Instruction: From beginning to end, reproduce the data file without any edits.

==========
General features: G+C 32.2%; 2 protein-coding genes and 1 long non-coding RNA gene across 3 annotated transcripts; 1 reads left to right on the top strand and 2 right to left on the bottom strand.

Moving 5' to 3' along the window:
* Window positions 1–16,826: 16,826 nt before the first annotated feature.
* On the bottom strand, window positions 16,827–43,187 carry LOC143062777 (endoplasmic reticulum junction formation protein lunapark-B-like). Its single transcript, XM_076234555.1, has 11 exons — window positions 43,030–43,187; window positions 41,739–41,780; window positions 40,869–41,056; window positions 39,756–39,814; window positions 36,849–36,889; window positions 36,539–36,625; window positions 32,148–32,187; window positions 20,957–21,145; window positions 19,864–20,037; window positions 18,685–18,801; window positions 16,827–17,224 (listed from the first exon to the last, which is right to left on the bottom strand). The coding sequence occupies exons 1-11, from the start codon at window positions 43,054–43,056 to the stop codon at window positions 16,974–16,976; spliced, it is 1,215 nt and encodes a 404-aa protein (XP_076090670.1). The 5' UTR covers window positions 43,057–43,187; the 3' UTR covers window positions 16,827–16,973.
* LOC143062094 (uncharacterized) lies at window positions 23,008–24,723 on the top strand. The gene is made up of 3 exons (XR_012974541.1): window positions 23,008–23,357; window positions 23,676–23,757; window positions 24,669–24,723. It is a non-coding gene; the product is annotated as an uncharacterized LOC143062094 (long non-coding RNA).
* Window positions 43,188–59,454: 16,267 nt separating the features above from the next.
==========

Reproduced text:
General features: G+C 32.2%; 2 protein-coding genes and 1 long non-coding RNA gene across 3 annotated transcripts; 1 reads left to right on the top strand and 2 right to left on the bottom strand.

Moving 5' to 3' along the window:
* Window positions 1–16,826: 16,826 nt before the first annotated feature.
* On the bottom strand, window positions 16,827–43,187 carry LOC143062777 (endoplasmic reticulum junction formation protein lunapark-B-like). Its single transcript, XM_076234555.1, has 11 exons — window positions 43,030–43,187; window positions 41,739–41,780; window positions 40,869–41,056; window positions 39,756–39,814; window positions 36,849–36,889; window positions 36,539–36,625; window positions 32,148–32,187; window positions 20,957–21,145; window positions 19,864–20,037; window positions 18,685–18,801; window positions 16,827–17,224 (listed from the first exon to the last, which is right to left on the bottom strand). The coding sequence occupies exons 1-11, from the start codon at window positions 43,054–43,056 to the stop codon at window positions 16,974–16,976; spliced, it is 1,215 nt and encodes a 404-aa protein (XP_076090670.1). The 5' UTR covers window positions 43,057–43,187; the 3' UTR covers window positions 16,827–16,973.
* LOC143062094 (uncharacterized) lies at window positions 23,008–24,723 on the top strand. The gene is made up of 3 exons (XR_012974541.1): window positions 23,008–23,357; window positions 23,676–23,757; window positions 24,669–24,723. It is a non-coding gene; the product is annotated as an uncharacterized LOC143062094 (long non-coding RNA).
* Window positions 43,188–59,454: 16,267 nt separating the features above from the next.